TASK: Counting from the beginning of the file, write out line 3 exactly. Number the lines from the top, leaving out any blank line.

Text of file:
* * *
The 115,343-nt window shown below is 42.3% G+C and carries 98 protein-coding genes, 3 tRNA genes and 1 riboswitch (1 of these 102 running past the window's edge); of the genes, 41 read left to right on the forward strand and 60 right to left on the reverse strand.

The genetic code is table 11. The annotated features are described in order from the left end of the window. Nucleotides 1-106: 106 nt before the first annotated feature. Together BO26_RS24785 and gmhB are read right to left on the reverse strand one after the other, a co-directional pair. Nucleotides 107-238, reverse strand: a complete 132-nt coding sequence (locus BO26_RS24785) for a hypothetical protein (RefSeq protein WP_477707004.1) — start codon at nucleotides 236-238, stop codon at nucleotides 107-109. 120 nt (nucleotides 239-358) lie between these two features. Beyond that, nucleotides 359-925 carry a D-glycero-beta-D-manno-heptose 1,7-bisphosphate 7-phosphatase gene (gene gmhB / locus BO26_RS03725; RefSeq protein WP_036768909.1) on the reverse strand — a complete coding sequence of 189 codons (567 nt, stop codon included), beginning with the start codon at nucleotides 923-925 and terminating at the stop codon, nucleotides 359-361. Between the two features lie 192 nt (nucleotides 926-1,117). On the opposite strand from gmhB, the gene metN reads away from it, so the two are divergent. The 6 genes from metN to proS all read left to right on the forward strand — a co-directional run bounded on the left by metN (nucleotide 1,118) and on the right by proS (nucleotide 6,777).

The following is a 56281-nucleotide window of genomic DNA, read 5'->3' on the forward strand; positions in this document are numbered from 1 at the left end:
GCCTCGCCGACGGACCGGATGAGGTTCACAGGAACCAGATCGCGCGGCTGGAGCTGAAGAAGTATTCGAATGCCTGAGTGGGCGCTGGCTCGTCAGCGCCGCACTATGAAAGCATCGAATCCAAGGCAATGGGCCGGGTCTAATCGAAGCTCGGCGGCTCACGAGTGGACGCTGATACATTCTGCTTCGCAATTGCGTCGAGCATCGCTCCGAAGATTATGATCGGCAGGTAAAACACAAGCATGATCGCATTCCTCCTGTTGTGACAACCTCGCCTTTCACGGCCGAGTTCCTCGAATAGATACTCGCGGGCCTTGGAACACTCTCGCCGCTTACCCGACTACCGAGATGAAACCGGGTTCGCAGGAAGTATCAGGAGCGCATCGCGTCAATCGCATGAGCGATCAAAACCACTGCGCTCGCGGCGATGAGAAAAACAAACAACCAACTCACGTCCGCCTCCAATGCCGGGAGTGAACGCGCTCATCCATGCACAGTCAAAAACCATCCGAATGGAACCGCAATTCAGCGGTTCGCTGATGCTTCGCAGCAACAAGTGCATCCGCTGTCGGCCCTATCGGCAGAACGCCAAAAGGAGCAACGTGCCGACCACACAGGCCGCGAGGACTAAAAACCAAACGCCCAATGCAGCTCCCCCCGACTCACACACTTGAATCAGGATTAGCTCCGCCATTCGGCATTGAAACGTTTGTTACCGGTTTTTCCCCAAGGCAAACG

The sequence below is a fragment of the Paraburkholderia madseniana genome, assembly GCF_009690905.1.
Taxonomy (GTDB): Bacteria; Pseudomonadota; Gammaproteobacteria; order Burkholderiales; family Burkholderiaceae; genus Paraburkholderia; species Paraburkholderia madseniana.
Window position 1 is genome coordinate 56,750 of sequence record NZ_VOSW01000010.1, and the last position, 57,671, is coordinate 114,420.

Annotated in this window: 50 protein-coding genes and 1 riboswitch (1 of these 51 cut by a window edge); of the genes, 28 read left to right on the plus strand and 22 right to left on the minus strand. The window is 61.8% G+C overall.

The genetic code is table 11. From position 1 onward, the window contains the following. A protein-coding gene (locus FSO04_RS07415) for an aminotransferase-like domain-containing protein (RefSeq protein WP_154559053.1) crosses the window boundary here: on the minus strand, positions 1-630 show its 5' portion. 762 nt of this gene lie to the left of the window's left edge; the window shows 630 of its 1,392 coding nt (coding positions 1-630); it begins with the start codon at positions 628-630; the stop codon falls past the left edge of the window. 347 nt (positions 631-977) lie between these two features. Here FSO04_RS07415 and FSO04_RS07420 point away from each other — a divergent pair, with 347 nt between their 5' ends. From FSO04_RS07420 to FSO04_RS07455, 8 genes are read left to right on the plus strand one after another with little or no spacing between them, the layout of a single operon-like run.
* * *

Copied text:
The following is a 56281-nucleotide window of genomic DNA, read 5'->3' on the forward strand; positions in this document are numbered from 1 at the left end: